What is Catabolism?
Metabolism comprises of two major parts; one is anabolism and the other catabolism. The Catabolism process is the action of the set of metabolic pathways that breaks down molecules into smaller units that are either oxidized to release energy or used in other anabolic reactions.
The process involves the breakdown of large molecules such as polysaccharides, lipids, nucleic acids and proteins into smaller units like monosaccharides, fatty acids, nucleotides, and amino acids, respectively.
Catabolism in different organisms
The exact nature of catabolic reactions differs from organism to organism and can be classified based on their sources of energy and carbon which are as given below-
- Organotrophs use organic sources as a source for energy.
- Lithotrophs use inorganic substrates.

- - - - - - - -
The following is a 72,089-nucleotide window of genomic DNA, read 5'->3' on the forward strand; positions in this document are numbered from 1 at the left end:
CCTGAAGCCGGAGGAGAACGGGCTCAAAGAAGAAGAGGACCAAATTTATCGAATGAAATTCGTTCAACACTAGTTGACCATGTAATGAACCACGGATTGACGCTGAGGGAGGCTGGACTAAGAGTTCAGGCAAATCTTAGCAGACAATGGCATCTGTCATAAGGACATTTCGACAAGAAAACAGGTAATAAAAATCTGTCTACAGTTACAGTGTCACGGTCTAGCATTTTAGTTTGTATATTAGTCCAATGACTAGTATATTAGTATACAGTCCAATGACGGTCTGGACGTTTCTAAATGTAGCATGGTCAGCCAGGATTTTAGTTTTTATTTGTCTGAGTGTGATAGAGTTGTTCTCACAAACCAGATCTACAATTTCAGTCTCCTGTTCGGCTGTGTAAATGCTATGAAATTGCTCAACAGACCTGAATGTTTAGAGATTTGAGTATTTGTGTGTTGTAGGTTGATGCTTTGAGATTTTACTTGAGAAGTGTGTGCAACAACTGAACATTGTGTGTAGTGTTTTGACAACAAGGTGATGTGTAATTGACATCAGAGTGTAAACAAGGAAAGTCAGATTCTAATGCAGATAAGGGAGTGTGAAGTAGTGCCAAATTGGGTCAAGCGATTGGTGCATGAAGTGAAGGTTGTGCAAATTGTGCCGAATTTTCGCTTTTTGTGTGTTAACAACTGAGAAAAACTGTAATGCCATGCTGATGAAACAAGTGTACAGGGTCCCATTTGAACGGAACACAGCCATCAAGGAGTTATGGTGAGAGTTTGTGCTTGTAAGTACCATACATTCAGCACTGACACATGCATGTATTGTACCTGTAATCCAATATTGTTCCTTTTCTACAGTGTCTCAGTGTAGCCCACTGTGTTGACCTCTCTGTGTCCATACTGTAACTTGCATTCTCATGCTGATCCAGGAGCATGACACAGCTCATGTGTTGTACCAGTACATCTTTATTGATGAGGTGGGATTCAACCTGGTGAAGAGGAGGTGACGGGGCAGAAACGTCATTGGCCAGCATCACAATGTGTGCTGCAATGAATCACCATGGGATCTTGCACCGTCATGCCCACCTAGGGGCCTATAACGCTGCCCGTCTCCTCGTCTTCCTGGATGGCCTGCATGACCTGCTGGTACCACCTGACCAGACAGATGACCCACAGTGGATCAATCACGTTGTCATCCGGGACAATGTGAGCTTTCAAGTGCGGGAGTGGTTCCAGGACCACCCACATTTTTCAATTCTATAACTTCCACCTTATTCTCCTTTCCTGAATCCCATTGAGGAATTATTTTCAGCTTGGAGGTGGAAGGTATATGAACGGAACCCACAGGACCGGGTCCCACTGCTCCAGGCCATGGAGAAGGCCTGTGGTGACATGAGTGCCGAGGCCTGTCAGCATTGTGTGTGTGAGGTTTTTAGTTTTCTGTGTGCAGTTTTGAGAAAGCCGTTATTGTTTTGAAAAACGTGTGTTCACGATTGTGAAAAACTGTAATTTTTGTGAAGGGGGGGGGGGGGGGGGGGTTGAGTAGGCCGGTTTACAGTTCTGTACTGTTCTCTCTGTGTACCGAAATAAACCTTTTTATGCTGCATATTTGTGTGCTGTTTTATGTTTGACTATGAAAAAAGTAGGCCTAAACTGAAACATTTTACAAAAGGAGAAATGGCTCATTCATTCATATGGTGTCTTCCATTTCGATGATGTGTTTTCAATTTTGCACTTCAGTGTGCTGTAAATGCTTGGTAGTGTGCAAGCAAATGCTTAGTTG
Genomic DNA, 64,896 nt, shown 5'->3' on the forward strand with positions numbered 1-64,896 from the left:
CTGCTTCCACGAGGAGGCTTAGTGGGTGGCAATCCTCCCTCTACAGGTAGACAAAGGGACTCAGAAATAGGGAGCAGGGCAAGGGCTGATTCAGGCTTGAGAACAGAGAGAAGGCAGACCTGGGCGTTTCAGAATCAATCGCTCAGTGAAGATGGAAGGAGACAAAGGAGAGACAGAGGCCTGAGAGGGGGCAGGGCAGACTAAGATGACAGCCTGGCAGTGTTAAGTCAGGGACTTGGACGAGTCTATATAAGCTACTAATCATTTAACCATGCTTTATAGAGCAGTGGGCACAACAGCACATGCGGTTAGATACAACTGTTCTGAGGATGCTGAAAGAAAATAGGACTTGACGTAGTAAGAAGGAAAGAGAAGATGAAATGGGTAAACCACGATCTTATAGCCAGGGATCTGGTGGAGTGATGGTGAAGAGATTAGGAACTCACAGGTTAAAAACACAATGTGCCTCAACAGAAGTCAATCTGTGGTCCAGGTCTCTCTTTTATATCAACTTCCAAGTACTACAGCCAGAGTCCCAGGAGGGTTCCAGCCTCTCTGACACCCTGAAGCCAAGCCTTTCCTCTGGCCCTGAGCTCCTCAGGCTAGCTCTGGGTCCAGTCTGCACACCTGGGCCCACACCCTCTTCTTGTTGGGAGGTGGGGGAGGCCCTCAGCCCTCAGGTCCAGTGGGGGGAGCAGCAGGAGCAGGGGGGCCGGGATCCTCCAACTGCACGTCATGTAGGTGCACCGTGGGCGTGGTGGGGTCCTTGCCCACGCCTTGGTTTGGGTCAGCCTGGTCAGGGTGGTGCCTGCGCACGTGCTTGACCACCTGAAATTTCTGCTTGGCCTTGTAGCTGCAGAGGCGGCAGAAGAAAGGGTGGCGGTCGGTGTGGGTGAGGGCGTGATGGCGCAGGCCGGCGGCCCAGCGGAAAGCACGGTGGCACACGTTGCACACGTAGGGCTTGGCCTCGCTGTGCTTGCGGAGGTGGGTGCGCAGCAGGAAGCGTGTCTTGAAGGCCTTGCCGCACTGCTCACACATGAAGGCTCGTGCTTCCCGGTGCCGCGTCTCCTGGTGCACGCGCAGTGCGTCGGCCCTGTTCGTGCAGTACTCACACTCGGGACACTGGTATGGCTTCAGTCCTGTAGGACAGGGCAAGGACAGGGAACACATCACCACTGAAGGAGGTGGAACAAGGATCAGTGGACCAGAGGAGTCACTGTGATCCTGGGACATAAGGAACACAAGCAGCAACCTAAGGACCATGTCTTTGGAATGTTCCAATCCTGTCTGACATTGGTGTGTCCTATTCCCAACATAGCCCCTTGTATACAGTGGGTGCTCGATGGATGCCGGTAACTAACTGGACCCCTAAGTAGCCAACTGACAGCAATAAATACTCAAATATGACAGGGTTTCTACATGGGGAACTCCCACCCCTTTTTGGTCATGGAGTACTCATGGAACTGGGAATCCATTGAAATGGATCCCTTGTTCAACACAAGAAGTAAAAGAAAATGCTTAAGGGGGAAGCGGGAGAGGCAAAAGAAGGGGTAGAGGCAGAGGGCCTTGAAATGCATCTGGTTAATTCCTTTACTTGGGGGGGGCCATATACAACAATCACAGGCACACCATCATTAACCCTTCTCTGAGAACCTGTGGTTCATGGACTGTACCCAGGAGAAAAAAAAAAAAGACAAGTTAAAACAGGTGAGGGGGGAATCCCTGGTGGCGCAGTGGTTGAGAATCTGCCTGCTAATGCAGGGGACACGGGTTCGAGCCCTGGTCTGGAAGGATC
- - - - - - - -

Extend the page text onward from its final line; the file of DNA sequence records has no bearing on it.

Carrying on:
- Phototrophs uses sunlight as chemical energy.
Stages of Catabolism
Catabolism can be broken down into 3 main stages. The three stages are as explained as follows-
Stage 1 – Stage of Digestion
The large organic molecules of the organic chemistry like proteins, lipids, and polysaccharides are digested into their smaller components outside cells. This stage acts on starch, cellulose or proteins that cannot be directly absorbed by the cells.
Stage 2 – Release of energy
Once the molecules are broken down, these molecules are taken up by cells and converted to yet smaller molecules, usually acetyl coenzyme A, which releases some energy.
Stage 3 – Energy Stored
The released energy is stored by reducing the coenzyme nicotinamide adenine dinucleotide into NADH.
This process provides the chemical energy necessary for the maintenance and growth of cells. Some of the examples of the catabolic processes include the glycolysis, the citric acid cycle, the breakdown of muscle protein in order to use the amino acids as substrates for gluconeogenesis, the breakdown of fat in adipose tissue to fatty acids, and oxidative deamination of neurotransmitters by monoamine oxidase.